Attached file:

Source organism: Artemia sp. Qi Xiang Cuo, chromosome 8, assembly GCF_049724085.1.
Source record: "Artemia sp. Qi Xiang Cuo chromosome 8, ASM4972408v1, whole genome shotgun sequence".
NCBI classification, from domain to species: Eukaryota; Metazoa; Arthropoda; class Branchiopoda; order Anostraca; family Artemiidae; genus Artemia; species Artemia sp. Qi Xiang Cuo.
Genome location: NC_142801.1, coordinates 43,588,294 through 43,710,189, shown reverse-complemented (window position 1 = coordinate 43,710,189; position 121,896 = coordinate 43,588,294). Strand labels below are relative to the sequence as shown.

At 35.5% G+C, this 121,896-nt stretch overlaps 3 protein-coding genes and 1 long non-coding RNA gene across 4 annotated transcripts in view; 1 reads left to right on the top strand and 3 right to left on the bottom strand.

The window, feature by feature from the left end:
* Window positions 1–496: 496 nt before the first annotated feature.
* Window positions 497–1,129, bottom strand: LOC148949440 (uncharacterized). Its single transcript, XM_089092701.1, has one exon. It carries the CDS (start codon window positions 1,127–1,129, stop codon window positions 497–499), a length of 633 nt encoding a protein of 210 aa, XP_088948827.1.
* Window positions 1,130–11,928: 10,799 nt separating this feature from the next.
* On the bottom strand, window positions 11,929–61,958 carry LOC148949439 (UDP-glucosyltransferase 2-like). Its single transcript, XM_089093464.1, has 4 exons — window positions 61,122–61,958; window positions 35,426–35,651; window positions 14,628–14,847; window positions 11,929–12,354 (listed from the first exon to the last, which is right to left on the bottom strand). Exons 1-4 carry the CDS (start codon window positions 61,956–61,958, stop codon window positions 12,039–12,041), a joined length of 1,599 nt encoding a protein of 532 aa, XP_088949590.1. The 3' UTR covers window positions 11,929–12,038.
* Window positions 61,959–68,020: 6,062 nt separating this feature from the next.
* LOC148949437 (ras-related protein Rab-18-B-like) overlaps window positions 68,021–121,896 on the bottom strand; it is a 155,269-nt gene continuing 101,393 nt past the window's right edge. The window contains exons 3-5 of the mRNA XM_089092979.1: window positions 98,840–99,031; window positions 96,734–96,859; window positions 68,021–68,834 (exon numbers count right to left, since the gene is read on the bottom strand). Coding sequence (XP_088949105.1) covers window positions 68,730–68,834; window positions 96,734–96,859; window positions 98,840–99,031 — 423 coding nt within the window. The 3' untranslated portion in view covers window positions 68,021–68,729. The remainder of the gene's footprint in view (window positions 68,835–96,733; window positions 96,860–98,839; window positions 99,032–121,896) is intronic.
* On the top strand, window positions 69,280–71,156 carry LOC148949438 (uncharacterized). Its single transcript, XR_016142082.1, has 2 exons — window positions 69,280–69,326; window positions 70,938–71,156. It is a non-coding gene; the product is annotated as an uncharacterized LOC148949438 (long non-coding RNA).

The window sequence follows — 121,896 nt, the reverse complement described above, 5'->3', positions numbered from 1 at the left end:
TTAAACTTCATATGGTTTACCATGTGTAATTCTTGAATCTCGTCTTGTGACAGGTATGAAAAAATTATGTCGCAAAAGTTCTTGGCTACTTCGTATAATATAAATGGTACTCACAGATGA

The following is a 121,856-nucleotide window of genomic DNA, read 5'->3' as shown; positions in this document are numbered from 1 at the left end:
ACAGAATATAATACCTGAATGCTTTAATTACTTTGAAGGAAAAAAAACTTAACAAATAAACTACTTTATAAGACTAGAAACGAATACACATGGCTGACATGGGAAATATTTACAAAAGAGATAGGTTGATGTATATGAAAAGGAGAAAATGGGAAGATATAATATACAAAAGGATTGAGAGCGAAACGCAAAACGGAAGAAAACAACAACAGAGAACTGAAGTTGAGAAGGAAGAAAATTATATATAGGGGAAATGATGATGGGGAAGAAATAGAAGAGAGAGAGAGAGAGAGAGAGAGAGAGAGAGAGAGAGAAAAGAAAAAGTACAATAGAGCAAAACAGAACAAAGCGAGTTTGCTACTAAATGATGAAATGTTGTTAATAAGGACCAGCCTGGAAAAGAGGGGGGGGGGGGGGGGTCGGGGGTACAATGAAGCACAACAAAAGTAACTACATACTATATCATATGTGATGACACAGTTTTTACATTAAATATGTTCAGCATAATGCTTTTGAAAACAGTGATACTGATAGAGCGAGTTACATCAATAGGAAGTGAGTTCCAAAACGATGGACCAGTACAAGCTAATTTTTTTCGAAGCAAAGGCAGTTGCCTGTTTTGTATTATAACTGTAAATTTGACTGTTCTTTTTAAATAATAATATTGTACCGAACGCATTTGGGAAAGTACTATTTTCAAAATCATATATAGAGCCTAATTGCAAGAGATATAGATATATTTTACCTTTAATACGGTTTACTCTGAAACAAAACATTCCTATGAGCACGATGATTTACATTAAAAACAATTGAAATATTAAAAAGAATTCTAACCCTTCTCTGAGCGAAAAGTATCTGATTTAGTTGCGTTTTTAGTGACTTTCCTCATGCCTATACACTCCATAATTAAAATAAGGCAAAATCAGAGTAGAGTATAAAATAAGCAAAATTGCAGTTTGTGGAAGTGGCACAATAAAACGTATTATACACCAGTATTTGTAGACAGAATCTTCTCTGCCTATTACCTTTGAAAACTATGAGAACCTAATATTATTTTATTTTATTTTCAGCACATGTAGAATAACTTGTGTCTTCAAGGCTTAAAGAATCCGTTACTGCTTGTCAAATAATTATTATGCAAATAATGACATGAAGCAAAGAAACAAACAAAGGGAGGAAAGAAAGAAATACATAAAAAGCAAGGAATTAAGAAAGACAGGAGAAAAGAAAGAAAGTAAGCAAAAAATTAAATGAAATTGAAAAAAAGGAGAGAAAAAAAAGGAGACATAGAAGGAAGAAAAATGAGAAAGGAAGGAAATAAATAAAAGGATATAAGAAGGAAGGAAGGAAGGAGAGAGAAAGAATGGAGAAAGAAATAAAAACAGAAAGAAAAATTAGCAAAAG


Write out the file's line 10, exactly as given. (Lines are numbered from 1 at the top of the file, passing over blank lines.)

* On the bottom strand, window positions 11,929–61,958 carry LOC148949439 (UDP-glucosyltransferase 2-like). Its single transcript, XM_089093464.1, has 4 exons — window positions 61,122–61,958; window positions 35,426–35,651; window positions 14,628–14,847; window positions 11,929–12,354 (listed from the first exon to the last, which is right to left on the bottom strand). Exons 1-4 carry the CDS (start codon window positions 61,956–61,958, stop codon window positions 12,039–12,041), a joined length of 1,599 nt encoding a protein of 532 aa, XP_088949590.1. The 3' UTR covers window positions 11,929–12,038.